Although the views are great, the mountain itself is noteworthy, for it is clad in black lava cliffs that are very different from the red rock on the other hikes in this guide. 

With a total elevation gain of 1,900 feet, the Black Mountain Trail (BLM 404) in the Sloan Canyon area is considered to be one of the more challenging hikes in the area. It is mellow until the last mile; however, light scrambling from here is required to attain the summit.

Due to recent infrastructure work in Henderson, it is now far more difficult to find parking for this hike. Get there early!

11. Petroglyph Trail, Sloan Canyon National Conservation Area

Petroglyph Trail, Sloan Canyon National Conservation Area, Nevada
A sacred, historical, and spiritual canyon. (Photo by Bureau of Land Management / CC BY 2.0)
  • Type: Out and Back/Loop
  • Difficulty: Easy/Difficult
  • Length: 3.6/4.3 miles

Beginning at the Sloan Canyon Trailhead, the Petroglyph Trail (BLM 100) is an out-and-back that can be made into a partial loop. Follow the canyon wash for 2 miles until arriving at Petroglyph Canyon. If you don’t want to scramble into the canyon, bypass via the Cowboy Trail (BLM 200). 

Now, before entering the canyon, you pass three dry waterfalls with petroglyphs. These may very well offer insight into each waterfall – people who fell, the roles of the waterfalls, and more. After the third, you enter the main canyon, which has nearly 300 rock art panels! They’re not easy to find and are mostly on small boulders, but once you discover them, they’ll keep coming.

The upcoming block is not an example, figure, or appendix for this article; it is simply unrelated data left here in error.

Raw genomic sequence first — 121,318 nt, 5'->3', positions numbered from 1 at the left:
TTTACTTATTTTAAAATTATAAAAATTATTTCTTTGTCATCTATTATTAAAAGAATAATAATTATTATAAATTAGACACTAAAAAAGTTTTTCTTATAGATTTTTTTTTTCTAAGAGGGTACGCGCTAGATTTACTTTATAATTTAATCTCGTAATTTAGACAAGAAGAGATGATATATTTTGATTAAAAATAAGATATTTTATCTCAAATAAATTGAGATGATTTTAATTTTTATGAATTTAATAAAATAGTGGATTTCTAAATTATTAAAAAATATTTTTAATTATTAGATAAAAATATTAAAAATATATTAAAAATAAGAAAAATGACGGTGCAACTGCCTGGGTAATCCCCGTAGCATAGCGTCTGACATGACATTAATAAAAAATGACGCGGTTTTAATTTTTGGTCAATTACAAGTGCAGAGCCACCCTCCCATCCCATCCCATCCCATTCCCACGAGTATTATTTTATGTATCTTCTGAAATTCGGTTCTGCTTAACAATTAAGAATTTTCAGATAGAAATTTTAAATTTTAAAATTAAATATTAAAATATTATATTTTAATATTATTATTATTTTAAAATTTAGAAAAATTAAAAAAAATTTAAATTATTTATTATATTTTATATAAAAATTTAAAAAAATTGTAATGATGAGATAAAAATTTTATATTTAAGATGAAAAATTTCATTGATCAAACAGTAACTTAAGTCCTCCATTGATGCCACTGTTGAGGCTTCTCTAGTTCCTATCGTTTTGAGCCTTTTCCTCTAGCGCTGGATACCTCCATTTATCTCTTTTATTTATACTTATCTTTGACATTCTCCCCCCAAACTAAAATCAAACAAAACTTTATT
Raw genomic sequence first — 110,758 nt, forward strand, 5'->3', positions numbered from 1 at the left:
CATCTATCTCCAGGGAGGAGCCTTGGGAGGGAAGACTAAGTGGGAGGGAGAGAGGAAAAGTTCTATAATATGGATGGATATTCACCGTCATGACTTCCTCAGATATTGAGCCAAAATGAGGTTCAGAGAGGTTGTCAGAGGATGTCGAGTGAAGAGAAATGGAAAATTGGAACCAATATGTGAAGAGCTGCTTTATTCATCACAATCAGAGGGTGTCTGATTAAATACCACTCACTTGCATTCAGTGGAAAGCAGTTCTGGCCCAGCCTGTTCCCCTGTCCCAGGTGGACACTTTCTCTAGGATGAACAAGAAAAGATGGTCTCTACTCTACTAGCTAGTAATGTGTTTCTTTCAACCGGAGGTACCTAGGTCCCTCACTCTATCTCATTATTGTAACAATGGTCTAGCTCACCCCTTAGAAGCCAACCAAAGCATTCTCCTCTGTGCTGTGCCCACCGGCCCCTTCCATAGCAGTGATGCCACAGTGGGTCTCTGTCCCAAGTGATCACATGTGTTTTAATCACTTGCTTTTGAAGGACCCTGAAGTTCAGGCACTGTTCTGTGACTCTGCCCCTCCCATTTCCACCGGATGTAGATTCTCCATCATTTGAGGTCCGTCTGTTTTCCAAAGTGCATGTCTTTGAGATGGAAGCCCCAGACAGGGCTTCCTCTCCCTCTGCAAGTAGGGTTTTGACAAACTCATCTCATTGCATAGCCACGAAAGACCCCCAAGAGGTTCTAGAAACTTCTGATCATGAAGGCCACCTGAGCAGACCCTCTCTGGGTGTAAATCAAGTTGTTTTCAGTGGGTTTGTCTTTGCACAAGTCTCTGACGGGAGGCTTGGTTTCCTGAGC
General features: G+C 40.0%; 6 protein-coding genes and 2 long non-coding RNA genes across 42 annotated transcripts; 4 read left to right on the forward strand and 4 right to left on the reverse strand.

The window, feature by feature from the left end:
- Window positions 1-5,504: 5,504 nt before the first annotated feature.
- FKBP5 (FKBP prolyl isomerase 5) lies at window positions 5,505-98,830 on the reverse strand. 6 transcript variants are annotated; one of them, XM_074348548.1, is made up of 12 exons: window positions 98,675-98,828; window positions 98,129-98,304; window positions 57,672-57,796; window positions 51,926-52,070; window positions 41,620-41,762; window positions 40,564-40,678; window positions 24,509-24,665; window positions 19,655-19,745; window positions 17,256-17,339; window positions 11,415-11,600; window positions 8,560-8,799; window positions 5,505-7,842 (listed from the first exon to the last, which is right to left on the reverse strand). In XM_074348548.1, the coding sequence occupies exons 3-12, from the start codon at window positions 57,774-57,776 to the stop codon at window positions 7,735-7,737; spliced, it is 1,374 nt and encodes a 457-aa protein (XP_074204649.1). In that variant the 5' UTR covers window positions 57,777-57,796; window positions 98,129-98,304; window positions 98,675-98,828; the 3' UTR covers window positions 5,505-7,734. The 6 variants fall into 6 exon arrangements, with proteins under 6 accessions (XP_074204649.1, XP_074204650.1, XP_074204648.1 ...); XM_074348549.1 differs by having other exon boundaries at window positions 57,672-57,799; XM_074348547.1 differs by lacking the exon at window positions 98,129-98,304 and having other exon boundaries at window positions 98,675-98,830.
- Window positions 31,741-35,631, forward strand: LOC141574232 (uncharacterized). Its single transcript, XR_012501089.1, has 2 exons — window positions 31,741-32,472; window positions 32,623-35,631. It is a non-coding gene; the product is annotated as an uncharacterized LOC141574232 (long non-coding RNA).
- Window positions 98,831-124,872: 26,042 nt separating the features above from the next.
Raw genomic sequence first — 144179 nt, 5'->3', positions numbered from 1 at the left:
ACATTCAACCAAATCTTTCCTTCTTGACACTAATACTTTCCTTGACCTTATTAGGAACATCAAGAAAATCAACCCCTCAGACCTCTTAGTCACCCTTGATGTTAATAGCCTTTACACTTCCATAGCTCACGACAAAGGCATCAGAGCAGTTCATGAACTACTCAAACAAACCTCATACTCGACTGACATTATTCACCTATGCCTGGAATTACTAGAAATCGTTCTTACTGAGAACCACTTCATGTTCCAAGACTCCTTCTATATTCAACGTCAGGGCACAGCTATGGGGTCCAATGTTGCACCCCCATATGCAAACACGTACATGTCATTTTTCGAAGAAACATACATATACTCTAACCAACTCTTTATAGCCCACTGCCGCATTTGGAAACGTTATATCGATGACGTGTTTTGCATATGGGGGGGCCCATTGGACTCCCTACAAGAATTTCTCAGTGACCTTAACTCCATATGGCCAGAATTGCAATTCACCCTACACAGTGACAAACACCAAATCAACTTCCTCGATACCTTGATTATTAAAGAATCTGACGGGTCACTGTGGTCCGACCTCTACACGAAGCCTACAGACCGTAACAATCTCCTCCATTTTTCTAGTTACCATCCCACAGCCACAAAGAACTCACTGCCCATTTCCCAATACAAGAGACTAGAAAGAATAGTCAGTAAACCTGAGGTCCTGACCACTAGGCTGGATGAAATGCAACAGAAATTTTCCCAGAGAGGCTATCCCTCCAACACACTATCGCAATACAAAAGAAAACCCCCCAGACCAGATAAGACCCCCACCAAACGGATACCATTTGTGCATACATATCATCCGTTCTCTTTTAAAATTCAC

Best Hikes Near Las Vegas: Time to Go Party… on the Trail!

Whether you’re hiking on the infamous Ice Box Canyon trail in the Red Rocks, in the Valley of Fire State Park, or around Lake Mead, there is perhaps more to entertain the keen hiker on the outskirts of Las Vegas than there is in the city itself! 

If you enjoyed this article or you know someone looking for the best hikes near Las Vegas, feel free to share this article! Drop a comment or question in the box below.

Last update on 2024-06-20 / Affiliate links / Images from Amazon Product Advertising API

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Alexandre Marceau is a French-Canadian writer, editor and keen mountaineer based in Edinburgh, UK.

During his undergrad in Quebec’s Eastern Townships, at the confluence of the Saint-François and Massawippi Rivers, he discovered that literary timelines, much like veins, carry the timeless stories that shape the regional identities of place. As a result, in 2019, he co-founded yolk, a Canadian literary journal for which he serves as Fiction Editor.

Alexandre’s work has appeared in various journals, newspapers and websites in Canada and Scotland, and he is the Creatives Editor for the Scottish Mountaineering Press. His time is divided between climbing, trail-running, snowboarding and writing.